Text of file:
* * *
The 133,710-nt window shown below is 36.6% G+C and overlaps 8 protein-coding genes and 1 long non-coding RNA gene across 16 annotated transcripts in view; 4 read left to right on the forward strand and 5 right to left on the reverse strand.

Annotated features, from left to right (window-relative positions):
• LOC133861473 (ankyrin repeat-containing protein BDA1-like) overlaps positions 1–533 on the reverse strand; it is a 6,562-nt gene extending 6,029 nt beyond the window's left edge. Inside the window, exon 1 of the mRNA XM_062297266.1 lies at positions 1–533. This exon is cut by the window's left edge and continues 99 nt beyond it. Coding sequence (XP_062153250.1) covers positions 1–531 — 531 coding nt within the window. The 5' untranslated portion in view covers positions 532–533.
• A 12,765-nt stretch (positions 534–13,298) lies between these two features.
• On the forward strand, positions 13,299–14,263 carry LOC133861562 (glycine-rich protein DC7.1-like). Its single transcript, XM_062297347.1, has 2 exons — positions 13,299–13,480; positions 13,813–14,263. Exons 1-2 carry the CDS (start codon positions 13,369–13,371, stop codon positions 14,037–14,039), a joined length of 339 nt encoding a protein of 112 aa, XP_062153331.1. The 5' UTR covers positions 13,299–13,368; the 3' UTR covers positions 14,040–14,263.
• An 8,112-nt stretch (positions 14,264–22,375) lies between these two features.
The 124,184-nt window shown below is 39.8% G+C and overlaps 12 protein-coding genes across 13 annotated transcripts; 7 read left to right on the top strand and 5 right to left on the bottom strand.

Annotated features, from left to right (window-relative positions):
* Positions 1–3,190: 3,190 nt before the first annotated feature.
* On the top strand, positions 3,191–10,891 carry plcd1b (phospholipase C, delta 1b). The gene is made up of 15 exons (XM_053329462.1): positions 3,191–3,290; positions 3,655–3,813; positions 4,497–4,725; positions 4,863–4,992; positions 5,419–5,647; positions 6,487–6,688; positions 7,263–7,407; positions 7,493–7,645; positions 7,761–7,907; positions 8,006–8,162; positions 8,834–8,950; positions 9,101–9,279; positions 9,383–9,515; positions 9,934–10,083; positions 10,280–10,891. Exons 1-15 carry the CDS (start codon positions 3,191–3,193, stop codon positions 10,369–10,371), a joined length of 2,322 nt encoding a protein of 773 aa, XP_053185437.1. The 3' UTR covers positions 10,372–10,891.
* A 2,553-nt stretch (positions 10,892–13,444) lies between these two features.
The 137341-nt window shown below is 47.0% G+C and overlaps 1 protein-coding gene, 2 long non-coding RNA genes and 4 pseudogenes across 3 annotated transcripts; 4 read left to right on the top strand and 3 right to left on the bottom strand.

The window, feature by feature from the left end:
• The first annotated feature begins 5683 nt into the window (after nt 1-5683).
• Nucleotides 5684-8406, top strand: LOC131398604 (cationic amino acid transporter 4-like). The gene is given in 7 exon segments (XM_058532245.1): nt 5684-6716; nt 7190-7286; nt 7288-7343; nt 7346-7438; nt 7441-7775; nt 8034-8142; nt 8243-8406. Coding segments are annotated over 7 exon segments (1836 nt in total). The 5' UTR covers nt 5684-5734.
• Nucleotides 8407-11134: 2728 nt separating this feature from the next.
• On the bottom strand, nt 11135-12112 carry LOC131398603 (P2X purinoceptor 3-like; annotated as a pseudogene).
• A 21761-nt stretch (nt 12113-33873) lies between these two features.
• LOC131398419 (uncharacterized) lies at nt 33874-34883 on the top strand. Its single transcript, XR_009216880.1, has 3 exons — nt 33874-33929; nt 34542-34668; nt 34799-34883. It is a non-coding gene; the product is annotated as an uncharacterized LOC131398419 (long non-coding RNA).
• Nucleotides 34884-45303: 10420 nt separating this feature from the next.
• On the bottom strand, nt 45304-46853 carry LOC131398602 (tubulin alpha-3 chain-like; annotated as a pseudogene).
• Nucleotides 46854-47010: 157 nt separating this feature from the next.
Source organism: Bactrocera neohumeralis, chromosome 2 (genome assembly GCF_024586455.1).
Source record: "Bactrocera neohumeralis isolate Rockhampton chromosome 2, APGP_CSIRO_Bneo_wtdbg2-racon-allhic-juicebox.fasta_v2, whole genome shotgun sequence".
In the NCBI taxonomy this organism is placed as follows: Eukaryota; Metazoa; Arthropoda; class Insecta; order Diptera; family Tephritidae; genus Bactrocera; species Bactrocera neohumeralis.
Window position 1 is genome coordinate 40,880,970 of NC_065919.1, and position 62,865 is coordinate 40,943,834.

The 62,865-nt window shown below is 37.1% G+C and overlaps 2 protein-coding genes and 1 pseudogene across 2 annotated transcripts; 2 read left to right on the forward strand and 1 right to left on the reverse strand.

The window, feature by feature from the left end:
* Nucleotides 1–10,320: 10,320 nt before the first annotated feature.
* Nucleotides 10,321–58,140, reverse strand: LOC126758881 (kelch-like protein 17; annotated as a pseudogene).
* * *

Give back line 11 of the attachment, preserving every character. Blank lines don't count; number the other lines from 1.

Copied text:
* A 2,553-nt stretch (positions 10,892–13,444) lies between these two features.